Takata filed for bankruptcy Monday and will sell a majority of its business to Michigan-based Key Safety Systems for $1.6 billion, according to court filings and company statements.
As , Key Safety Systems—owned by Chinese electronics supplier Ningbo Joyson—emerged as the leading bidder for Takata. However, Takata’s airbag division will be shut down sometime in 2020 after it finishes manufacturing a sufficient number of replacement inflators for the airbag recall, which involves 32 car brands and 100 million faulty inflators around the world. Takata, which has extensive manufacturing in seatbelts, steering wheels, and other automotive components, will retain its Tokyo headquarters and all employees.
Takata has billions in liabilities stemming from class-action and individual state lawsuits, federal fines, and lost sales as a result of its shrapnel-exploding airbag inflators that first surfaced on Honda vehicles in 2008 and in nearly every major automaker’s products by 2014. Automakers are owed at least $850 million for recall-related costs, while victims and their families have been allocated $125 million. Those fines were part of a settlement reached with the U.S. Department of Justice in February, during which Takata and three executives . The company had covered up its engineering defects over more than a decade. The National Highway Traffic Safety Administration has assessed an additional $180 million in fines, according to Takata’s creditor list, after fining the supplier $70 million in 2015. The states of Hawaii and New Mexico have pending lawsuits against Takata, as does the U.S. Virgin Islands, Canada, and a multidistrict litigation filed in Miami. At least 17 people have died worldwide from Takata’s faulty airbag inflators (11 in the U.S.), and at least 184 people have been injured.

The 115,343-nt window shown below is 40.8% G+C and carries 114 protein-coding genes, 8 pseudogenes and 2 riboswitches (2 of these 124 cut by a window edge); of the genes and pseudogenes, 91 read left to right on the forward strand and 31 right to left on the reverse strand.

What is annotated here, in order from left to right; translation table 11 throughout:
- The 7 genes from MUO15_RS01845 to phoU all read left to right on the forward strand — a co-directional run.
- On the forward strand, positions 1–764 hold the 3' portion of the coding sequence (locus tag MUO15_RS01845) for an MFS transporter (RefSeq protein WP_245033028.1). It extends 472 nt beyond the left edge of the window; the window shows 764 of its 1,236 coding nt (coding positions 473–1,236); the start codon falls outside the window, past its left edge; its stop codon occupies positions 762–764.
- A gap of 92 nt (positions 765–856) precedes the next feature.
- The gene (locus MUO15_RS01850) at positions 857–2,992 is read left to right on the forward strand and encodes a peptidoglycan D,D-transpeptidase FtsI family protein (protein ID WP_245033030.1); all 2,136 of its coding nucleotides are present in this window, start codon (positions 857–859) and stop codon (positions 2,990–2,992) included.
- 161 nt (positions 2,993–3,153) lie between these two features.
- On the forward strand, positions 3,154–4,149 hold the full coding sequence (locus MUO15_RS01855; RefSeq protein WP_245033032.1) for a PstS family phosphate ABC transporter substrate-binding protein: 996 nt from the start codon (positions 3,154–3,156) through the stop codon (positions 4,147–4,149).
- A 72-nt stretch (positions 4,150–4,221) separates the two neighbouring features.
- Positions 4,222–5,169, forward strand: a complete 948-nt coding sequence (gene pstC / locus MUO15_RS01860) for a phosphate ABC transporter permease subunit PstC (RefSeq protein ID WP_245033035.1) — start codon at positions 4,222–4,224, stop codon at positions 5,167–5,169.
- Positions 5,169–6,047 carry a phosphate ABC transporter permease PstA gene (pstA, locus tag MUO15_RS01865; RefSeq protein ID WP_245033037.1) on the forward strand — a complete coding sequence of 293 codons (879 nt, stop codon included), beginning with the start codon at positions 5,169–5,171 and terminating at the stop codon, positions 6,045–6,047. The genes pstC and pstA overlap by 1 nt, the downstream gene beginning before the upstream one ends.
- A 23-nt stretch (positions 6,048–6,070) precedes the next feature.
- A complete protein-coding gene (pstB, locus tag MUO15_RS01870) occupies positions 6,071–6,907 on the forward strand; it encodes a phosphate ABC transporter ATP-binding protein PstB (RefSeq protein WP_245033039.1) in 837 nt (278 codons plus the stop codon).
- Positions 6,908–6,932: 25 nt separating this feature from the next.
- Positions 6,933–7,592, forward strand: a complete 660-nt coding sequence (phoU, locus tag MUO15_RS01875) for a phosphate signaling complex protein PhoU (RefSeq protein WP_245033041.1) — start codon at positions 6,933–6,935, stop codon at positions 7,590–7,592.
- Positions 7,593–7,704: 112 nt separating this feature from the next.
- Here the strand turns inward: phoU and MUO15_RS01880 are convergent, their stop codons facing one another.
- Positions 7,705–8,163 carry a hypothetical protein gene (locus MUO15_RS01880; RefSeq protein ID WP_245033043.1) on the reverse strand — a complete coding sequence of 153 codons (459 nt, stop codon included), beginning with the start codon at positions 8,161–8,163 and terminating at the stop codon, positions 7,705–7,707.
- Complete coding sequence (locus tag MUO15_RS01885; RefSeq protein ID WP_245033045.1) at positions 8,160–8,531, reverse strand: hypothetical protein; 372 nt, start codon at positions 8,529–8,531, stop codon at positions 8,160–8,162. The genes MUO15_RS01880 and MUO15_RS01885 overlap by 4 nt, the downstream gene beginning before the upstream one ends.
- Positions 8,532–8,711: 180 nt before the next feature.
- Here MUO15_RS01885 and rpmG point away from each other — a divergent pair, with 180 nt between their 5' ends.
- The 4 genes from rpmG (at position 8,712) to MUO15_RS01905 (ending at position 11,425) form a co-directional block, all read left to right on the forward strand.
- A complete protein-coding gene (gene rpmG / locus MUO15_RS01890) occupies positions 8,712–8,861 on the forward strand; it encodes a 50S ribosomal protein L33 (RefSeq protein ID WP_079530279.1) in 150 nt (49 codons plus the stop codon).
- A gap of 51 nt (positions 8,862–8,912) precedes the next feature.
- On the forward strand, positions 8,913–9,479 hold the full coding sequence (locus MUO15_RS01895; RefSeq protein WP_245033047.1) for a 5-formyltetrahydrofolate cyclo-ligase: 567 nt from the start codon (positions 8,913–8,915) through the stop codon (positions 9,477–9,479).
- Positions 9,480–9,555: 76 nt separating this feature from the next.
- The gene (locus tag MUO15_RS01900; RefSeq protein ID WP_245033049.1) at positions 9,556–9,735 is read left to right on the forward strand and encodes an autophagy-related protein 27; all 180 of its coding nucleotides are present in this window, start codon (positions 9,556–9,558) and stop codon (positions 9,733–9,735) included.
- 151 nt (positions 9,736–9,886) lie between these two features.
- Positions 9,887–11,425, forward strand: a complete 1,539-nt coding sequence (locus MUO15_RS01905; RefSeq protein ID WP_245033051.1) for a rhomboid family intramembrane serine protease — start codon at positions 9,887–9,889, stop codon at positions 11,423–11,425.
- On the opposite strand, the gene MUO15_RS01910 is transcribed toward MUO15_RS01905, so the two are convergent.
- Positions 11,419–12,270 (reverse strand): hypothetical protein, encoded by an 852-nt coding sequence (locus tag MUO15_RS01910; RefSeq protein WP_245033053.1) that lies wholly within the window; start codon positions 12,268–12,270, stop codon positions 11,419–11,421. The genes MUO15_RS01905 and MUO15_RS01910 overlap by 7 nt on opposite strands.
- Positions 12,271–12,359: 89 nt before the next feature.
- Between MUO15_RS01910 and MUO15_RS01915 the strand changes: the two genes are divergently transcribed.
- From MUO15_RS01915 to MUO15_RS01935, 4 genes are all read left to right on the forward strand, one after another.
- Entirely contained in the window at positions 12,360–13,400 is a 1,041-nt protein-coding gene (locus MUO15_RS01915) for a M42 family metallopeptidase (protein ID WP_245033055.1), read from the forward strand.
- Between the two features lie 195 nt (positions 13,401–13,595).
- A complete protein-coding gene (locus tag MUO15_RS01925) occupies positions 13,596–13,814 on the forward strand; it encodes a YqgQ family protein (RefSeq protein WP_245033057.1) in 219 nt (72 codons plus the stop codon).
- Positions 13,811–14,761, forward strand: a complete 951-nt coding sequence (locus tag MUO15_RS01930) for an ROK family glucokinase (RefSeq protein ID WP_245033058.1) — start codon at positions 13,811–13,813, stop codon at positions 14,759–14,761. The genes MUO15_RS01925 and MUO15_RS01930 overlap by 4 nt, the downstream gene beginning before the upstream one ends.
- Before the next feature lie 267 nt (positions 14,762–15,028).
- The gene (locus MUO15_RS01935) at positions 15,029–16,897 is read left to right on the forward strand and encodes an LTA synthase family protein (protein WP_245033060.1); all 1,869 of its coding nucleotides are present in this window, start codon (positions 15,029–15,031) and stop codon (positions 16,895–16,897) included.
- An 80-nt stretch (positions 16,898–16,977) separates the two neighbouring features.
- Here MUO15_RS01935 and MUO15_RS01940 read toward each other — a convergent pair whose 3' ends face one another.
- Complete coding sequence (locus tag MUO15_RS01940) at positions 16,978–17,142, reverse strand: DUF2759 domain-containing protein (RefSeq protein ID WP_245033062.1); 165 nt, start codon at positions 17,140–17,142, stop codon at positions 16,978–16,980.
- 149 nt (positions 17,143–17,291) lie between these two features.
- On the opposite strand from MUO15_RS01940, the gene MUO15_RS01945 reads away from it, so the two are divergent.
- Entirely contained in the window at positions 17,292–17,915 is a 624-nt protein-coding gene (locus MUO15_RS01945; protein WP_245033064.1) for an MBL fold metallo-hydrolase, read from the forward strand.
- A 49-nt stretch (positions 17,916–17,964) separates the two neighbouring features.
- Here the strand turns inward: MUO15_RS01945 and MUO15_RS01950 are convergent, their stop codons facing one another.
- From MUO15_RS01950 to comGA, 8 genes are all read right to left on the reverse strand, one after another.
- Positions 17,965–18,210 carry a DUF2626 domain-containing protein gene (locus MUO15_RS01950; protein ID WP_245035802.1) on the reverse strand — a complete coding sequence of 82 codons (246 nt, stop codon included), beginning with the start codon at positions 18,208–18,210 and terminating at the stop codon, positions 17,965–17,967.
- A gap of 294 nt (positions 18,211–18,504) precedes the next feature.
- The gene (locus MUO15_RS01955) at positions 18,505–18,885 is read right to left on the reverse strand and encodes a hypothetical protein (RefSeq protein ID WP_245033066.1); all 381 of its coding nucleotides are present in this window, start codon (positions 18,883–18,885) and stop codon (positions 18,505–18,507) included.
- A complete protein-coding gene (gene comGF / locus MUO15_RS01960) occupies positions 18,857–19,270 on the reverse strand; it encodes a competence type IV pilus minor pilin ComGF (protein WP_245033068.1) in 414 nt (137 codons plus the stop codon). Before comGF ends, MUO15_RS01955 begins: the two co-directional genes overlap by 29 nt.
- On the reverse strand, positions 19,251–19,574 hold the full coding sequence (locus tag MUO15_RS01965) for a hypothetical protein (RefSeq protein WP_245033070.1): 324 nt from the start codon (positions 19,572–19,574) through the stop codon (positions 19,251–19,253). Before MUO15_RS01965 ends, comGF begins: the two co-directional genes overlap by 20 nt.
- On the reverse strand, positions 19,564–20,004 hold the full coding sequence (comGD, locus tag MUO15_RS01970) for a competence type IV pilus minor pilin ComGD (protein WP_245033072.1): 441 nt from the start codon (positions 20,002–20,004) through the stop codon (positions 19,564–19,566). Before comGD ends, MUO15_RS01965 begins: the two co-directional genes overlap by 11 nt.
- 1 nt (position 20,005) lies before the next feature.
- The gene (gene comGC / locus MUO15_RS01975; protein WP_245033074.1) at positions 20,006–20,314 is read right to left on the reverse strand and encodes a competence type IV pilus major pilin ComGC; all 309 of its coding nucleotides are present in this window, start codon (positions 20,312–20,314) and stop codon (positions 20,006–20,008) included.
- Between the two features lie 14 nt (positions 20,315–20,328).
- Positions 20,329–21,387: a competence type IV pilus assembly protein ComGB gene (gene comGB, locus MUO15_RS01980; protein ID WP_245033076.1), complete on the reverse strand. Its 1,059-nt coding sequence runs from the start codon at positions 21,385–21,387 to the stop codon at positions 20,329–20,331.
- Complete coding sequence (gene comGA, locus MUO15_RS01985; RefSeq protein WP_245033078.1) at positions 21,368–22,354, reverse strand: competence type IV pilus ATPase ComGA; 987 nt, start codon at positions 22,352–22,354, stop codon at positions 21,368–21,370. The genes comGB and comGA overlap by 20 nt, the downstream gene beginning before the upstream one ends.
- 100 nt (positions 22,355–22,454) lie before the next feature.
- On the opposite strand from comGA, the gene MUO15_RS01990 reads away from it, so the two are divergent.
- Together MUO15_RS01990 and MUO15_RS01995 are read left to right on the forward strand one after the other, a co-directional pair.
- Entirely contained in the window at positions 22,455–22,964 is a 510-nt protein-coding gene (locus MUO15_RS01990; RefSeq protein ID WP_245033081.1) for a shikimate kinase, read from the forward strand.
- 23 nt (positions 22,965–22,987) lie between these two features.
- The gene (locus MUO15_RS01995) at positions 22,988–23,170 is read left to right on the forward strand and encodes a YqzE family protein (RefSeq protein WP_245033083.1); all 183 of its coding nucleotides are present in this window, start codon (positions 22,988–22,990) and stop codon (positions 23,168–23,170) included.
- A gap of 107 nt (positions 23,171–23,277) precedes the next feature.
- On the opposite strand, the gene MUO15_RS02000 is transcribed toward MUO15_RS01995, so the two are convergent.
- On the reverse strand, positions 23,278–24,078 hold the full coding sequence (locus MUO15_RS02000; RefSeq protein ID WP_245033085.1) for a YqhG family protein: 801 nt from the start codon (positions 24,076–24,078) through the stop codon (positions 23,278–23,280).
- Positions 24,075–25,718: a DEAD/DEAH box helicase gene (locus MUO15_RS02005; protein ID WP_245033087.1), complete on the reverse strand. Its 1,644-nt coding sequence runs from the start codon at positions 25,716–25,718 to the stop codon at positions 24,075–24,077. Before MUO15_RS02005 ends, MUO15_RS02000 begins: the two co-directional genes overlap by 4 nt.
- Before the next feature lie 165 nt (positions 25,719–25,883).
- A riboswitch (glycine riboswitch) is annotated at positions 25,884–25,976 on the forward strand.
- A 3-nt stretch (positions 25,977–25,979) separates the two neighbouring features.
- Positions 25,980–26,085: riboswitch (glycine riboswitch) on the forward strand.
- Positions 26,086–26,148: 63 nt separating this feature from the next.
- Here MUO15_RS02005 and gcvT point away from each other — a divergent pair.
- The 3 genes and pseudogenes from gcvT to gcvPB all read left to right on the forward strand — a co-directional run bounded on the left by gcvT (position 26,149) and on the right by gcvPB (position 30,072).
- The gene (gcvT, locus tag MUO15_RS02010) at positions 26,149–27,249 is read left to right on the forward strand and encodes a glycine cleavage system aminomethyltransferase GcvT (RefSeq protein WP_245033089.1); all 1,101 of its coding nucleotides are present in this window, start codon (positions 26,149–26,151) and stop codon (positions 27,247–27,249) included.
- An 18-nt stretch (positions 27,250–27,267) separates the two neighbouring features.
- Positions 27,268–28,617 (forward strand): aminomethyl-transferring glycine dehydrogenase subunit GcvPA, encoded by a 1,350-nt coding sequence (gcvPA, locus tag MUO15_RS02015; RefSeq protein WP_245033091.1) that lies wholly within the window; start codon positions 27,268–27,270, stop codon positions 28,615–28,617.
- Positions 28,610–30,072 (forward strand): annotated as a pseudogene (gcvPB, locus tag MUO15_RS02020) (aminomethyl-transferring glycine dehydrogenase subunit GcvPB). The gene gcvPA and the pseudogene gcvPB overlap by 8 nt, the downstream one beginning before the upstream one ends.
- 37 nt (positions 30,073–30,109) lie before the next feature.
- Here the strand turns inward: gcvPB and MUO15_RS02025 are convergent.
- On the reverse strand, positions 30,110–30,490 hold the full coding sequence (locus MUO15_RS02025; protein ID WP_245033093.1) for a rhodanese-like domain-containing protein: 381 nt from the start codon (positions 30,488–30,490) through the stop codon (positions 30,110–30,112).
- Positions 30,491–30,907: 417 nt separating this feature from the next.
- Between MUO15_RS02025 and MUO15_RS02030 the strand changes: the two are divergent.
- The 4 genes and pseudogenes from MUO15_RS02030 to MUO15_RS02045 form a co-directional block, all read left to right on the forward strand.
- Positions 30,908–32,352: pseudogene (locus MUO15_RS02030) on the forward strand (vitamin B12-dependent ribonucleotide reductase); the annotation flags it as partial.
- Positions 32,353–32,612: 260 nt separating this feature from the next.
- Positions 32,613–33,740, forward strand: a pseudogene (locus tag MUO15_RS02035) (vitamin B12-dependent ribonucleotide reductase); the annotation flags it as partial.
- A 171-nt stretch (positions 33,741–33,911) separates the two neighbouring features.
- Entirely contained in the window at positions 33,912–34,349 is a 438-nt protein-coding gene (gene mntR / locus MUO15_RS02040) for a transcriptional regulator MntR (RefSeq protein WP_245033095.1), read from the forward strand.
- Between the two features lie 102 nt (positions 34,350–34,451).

CEO Shigehisa Takada apologized for the company’s failures in a press conference early Monday morning. Takada, whose family owns the majority stake of Takata, will step down and potentially liquidate his shares in the company. He had said in June 2016 that he would step down once Takata created a “new management regime.” At this point, none of Takata’s divisions, factories, or contracts have been affected.